Hot Times in Cold Places

A real scholar

Motivated by the comics experience I had in The Burgh, I was excited to be traveling to Canada to exhibit at the Toronto Comics Arts Fetival. After a scary flight in a plane that had propellers, I joined my non-comics friend Annie who would be touring the city while I “slaved” away at the show. The weather was brisk and drizzly. It reminded me of a rainy day on Montmartre. I bought an umbrella at the drug store in the subway, and we strolled to a great nearby Italian restaurant, Cafe Nervosa. Anyway, we tried to walk off our dinner by touring the University of Toronto/Trinity College campus. I am always in love with gothic architecture as Annie models below.

Annie in U of T

That night, I attended the Dan Clowes event at the Toronto Public library (TPL). There was a huge crowd of young and old, very excited and stylish fans. Lots of people with glasses, including me. I was finally happy to get some wi-fi to access important business documents like Facebook and Gmail Chat. I realized that during the Q&A, a lot of people were staring at me, but I realized it was only because I was in front of this:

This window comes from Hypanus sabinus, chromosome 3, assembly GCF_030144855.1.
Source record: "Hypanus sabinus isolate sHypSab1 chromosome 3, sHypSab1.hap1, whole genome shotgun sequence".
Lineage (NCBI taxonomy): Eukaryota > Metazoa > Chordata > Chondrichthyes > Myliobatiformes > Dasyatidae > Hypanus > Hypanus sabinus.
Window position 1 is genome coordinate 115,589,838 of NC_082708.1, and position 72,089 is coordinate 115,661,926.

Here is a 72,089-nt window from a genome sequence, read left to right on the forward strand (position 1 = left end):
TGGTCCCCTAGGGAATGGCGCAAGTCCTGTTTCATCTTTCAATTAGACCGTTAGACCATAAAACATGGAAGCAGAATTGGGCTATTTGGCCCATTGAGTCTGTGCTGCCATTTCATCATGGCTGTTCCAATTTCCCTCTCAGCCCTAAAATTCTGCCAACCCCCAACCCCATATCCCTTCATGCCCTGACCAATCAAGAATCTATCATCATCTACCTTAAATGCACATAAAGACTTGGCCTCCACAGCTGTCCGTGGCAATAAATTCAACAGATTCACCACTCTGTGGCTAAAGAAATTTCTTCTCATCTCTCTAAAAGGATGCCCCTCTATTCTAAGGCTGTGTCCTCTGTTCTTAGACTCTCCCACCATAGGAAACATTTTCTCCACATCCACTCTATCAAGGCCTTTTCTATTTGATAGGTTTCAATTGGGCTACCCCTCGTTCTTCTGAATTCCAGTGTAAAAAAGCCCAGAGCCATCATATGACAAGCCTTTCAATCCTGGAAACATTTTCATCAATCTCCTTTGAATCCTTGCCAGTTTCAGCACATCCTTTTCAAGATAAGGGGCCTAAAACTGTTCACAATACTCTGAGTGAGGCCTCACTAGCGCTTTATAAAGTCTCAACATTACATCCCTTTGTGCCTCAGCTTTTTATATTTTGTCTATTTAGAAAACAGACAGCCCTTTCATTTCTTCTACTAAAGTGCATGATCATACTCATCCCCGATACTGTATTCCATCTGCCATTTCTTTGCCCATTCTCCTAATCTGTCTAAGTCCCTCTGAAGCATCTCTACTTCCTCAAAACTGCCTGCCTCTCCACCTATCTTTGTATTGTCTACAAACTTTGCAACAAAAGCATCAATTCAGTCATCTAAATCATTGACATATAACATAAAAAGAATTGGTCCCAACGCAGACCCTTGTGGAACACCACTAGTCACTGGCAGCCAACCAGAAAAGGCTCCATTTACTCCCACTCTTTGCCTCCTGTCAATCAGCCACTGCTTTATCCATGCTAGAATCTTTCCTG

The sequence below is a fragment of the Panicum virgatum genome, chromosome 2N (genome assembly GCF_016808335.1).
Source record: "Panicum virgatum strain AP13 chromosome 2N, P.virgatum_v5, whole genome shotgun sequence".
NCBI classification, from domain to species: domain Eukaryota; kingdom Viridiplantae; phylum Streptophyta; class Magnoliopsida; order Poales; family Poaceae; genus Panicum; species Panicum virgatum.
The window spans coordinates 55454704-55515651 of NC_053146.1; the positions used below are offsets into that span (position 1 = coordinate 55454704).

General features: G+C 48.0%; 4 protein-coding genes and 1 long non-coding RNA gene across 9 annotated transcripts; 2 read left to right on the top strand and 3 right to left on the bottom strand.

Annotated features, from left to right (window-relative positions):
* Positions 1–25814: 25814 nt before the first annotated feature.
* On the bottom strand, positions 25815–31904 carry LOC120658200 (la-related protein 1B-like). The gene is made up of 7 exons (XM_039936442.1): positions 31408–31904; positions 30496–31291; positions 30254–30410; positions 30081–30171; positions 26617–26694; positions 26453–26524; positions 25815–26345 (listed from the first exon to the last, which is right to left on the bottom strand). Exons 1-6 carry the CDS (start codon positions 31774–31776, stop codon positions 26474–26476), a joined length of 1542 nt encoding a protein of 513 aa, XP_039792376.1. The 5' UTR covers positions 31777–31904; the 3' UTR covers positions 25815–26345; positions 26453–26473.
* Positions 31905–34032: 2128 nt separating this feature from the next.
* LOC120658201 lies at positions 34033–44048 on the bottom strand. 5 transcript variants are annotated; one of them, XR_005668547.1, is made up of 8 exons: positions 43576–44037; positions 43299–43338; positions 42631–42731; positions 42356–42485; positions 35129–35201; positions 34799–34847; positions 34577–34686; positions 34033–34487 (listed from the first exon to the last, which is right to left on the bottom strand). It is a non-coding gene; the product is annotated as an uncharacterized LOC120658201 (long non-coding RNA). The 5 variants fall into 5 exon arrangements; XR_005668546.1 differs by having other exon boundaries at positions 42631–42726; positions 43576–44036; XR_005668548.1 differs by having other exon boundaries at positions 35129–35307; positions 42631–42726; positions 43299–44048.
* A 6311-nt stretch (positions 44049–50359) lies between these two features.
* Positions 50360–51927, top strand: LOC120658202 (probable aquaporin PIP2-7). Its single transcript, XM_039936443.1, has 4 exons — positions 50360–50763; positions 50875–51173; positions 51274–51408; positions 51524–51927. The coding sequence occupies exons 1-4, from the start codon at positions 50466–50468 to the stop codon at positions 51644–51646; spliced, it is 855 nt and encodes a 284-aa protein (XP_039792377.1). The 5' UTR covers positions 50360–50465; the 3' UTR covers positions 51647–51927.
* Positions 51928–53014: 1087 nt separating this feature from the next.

The cover on HD

It was a great Q&A session. It was nice to hear about Clowes’ progression from his very early work in Cracked magazine to his new book, “Wilson.” I read an advance copy on the drive home from Stumptown the month before and it really made me happy. There are so many layers of narrative going on in there. I was kind of sad to hear that he won’t be doing anymore Eightball issues, only because of nostalgia reasons I suppose, because of course it’ll always be exciting to see any work by Dan Clowes in whatever format. It was also fun to hear that he’s working on a movie with Michel Gondry and his son.

During the Q&A, there was torrential downpour which lasted through the night, even the CN Tower was struck by lightning. So I headed out really early the next day to set up the Sparkplug booth.

Sparkplug Canadien